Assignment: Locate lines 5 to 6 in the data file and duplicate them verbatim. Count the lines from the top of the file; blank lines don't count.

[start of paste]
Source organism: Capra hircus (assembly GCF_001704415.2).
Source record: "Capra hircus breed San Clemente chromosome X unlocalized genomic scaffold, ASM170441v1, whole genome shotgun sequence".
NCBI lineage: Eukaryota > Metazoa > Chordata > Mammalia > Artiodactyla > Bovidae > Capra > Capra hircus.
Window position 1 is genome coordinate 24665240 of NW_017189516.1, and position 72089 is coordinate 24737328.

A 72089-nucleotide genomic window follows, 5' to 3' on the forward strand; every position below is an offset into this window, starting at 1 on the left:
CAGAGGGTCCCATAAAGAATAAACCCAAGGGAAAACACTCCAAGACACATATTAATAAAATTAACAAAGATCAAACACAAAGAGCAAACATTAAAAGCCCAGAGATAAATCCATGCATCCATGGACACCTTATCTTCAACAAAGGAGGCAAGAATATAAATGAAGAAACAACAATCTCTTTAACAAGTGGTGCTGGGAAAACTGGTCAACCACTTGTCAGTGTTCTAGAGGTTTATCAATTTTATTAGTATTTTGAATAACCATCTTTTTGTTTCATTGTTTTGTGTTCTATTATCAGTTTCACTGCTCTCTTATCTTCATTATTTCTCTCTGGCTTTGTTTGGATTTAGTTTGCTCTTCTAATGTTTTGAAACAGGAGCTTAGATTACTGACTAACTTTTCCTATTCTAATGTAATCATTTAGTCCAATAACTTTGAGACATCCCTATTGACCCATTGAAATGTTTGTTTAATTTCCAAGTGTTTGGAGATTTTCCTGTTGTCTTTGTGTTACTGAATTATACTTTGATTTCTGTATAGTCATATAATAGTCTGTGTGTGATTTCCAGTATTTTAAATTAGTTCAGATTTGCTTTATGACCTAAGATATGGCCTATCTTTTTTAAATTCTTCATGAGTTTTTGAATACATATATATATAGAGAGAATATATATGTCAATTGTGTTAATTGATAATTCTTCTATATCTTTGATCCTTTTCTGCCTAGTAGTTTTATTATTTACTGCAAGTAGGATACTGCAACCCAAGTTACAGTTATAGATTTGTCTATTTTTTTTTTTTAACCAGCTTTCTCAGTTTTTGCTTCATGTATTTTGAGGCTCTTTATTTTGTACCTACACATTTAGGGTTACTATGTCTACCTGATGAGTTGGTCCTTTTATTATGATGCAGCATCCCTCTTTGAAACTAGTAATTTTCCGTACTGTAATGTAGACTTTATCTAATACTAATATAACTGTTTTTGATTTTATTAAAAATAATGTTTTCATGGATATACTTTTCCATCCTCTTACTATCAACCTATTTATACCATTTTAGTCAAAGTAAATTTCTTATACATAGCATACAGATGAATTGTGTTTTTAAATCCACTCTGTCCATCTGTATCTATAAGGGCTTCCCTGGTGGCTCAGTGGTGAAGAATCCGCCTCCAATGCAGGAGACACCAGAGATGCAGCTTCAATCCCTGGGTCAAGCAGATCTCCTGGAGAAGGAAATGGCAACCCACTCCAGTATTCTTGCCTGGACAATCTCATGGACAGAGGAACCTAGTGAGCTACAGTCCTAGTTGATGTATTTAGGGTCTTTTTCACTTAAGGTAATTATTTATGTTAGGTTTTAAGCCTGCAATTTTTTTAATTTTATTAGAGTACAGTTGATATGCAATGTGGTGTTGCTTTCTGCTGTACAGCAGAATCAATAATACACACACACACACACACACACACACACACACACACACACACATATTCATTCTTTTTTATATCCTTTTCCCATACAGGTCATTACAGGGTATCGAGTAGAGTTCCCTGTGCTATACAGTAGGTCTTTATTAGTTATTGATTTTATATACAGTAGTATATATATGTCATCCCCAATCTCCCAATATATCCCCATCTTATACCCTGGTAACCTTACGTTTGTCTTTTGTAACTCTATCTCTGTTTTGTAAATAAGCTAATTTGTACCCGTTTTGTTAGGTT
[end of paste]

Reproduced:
A 72089-nucleotide genomic window follows, 5' to 3' on the forward strand; every position below is an offset into this window, starting at 1 on the left:
CAGAGGGTCCCATAAAGAATAAACCCAAGGGAAAACACTCCAAGACACATATTAATAAAATTAACAAAGATCAAACACAAAGAGCAAACATTAAAAGCCCAGAGATAAATCCATGCATCCATGGACACCTTATCTTCAACAAAGGAGGCAAGAATATAAATGAAGAAACAACAATCTCTTTAACAAGTGGTGCTGGGAAAACTGGTCAACCACTTGTCAGTGTTCTAGAGGTTTATCAATTTTATTAGTATTTTGAATAACCATCTTTTTGTTTCATTGTTTTGTGTTCTATTATCAGTTTCACTGCTCTCTTATCTTCATTATTTCTCTCTGGCTTTGTTTGGATTTAGTTTGCTCTTCTAATGTTTTGAAACAGGAGCTTAGATTACTGACTAACTTTTCCTATTCTAATGTAATCATTTAGTCCAATAACTTTGAGACATCCCTATTGACCCATTGAAATGTTTGTTTAATTTCCAAGTGTTTGGAGATTTTCCTGTTGTCTTTGTGTTACTGAATTATACTTTGATTTCTGTATAGTCATATAATAGTCTGTGTGTGATTTCCAGTATTTTAAATTAGTTCAGATTTGCTTTATGACCTAAGATATGGCCTATCTTTTTTAAATTCTTCATGAGTTTTTGAATACATATATATATAGAGAGAATATATATGTCAATTGTGTTAATTGATAATTCTTCTATATCTTTGATCCTTTTCTGCCTAGTAGTTTTATTATTTACTGCAAGTAGGATACTGCAACCCAAGTTACAGTTATAGATTTGTCTATTTTTTTTTTTTAACCAGCTTTCTCAGTTTTTGCTTCATGTATTTTGAGGCTCTTTATTTTGTACCTACACATTTAGGGTTACTATGTCTACCTGATGAGTTGGTCCTTTTATTATGATGCAGCATCCCTCTTTGAAACTAGTAATTTTCCGTACTGTAATGTAGACTTTATCTAATACTAATATAACTGTTTTTGATTTTATTAAAAATAATGTTTTCATGGATATACTTTTCCATCCTCTTACTATCAACCTATTTATACCATTTTAGTCAAAGTAAATTTCTTATACATAGCATACAGATGAATTGTGTTTTTAAATCCACTCTGTCCATCTGTATCTATAAGGGCTTCCCTGGTGGCTCAGTGGTGAAGAATCCGCCTCCAATGCAGGAGACACCAGAGATGCAGCTTCAATCCCTGGGTCAAGCAGATCTCCTGGAGAAGGAAATGGCAACCCACTCCAGTATTCTTGCCTGGACAATCTCATGGACAGAGGAACCTAGTGAGCTACAGTCCTAGTTGATGTATTTAGGGTCTTTTTCACTTAAGGTAATTATTTATGTTAGGTTTTAAGCCTGCAATTTTTTTAATTTTATTAGAGTACAGTTGATATGCAATGTGGTGTTGCTTTCTGCTGTACAGCAGAATCAATAATACACACACACACACACACACACACACACACACACACACACACATATTCATTCTTTTTTATATCCTTTTCCCATACAGGTCATTACAGGGTATCGAGTAGAGTTCCCTGTGCTATACAGTAGGTCTTTATTAGTTATTGATTTTATATACAGTAGTATATATATGTCATCCCCAATCTCCCAATATATCCCCATCTTATACCCTGGTAACCTTACGTTTGTCTTTTGTAACTCTATCTCTGTTTTGTAAATAAGCTAATTTGTACCCGTTTTGTTAGGTT